In addition to Intel executives, some outsiders are crying foul over the EU's fine for Intel's anti-competitive practices (link). Peter Gumbel in Forbes believes that the EU picks on American firms for alleged anti-competitive practices because many European firms with monopolistic tendencies are owned by various EU member states so the EU is politically unable to go after them. Others, such this unsigned EE times editorial, see the Intel ruling as just another confirmation of Intel's anti-competitive after similar rulings against Intel in recent years in Korea and Japan (link). Looking at the ten biggest antitrust fines imposed on companies by the European Commission, four of the companies are in fact American. This could be construed as evidence of an anti-American bent to the EU's regulations, but three of the four fines were imposed on the recalcitrant Microsoft, which kept dragging its feet to comply with the initial European Commission ruling. Moreover, five of the other ten largest fines have gone against firms from EU member states with all five hailing from the three of the four largest EU economies, France, Germany and the UK (the eighth largest fine went against a South African firm). Given what we know about Wintel's market power, it looks like the EU's moves against Intel were probably as well justified as the EU's moves against market-bending Microsoft were.

Wednesday, April 29, 2009

UMC buys Hejian from UMC

The news that UMC has purchased the 85 percent of Suzhou-based Hejian that it did not "own" is quite amusing (link). After all, everyone knows that through affiliates UMC has always indirectly owned Hejian and treats it as one of its fabs. Well, everyone other than Chen Shuibian's government, which was shocked (shocked!) to find UMC had invested in China illegally behind its back. Thankfully, the technology investment restrictions by the Taiwanese government have significantly loosened over the years.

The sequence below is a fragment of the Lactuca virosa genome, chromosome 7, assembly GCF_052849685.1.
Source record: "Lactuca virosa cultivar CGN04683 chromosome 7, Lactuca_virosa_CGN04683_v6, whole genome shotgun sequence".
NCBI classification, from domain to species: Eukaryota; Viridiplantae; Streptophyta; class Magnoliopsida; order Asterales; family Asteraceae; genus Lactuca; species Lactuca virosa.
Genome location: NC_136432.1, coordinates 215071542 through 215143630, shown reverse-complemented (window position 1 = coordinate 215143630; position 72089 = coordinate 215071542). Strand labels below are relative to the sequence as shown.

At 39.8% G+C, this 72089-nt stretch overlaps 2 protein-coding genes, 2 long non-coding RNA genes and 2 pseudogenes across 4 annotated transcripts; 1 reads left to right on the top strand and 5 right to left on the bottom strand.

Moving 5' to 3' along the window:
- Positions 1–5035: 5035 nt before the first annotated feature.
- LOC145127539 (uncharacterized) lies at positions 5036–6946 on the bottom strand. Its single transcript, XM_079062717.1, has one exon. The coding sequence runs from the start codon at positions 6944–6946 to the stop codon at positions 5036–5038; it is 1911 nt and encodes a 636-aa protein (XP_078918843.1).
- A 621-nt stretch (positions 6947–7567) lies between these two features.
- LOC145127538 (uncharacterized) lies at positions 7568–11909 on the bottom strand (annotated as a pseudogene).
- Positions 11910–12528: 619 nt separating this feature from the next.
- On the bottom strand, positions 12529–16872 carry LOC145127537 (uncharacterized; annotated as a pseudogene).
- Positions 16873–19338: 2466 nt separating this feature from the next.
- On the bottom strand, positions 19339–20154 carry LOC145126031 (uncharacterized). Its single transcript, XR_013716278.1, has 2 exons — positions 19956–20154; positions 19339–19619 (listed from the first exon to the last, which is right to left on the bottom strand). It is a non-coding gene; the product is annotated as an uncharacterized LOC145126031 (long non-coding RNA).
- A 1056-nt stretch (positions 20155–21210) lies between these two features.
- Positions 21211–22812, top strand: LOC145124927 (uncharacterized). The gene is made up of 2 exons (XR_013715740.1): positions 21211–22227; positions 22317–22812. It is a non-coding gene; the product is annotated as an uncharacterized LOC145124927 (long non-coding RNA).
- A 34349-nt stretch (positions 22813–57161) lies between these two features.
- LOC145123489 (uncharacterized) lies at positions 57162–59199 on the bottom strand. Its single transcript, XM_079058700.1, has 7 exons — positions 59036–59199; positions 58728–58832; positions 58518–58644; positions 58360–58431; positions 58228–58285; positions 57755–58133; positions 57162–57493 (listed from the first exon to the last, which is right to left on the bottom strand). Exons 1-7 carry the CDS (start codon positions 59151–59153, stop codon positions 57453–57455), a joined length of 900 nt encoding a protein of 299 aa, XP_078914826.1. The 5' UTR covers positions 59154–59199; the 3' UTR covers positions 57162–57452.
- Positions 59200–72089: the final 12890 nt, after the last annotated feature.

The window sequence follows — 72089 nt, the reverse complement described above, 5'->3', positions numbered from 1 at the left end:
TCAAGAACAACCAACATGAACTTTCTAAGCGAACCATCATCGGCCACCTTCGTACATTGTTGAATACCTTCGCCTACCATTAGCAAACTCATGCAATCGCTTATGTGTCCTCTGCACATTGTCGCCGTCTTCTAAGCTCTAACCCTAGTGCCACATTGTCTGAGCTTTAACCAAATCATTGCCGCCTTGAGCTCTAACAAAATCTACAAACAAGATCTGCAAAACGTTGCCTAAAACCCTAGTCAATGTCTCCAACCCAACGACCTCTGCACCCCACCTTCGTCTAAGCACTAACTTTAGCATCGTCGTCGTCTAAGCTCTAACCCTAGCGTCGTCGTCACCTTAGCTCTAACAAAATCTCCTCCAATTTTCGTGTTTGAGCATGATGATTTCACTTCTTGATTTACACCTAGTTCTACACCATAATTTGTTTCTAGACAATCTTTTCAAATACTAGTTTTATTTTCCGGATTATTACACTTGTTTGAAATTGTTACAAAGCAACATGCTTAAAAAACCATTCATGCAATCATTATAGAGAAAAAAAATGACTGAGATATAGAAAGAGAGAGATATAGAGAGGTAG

Tuesday, April 28, 2009

One Step Forward, One Step Back

Hynix and Samsung for the first quarter reported rising ASPs in NAND if not DRAM and credit cuts in production in Taiwan for these rising ASPs. Furthermore, they are considering capacity shifts from DRAM to NAND (link). Unfortunately, given the Japanese government's announcement of support for Elpida, the necessary reduction in DRAM capacity may take quite a long time to work its way through the global system as each country offers support for its own firms. Unless it can get Taiwanese government support despite initially rebuffing Taiwan Memory, Nanya and its partner, Micron, look like the odd men out.

Tuesday, April 14, 2009

Bizarre addition to Silicon 60

EE Times' Silicon 60 version 8.0 (link) contains a rather odd addition, Beijing's BLX. This firm is typical of the state-linked firms that feed at the government trough. Moreover, BLX has never put out competitive products in the open marketplace. Instead, this firm has relied on selling its inferior products to other state-linked firms, which in turn rely on selling their computers to the Chinese state. I hope for version 9.0 EE Times removes BLX and puts in its place any one of a number of worthy design start-ups from China.

Sunday, April 5, 2009

Move into RF for ZTE?

Freescale is preparing to sell the jewel in the crown of its cellphone operations, its RF transceiver group, and ZTE is rumored to be one of two serious suitors (link). If ZTE could pull this off, it would be a remarkable upgrade for its IC design division. Unfortunately for ZTE, the other serious contender to buy the group is Samsung and Samsung has strong motivations to buy as Freescale's RF transceiver group would complement Samsung's other assets in IC design and downstream in mobile phones.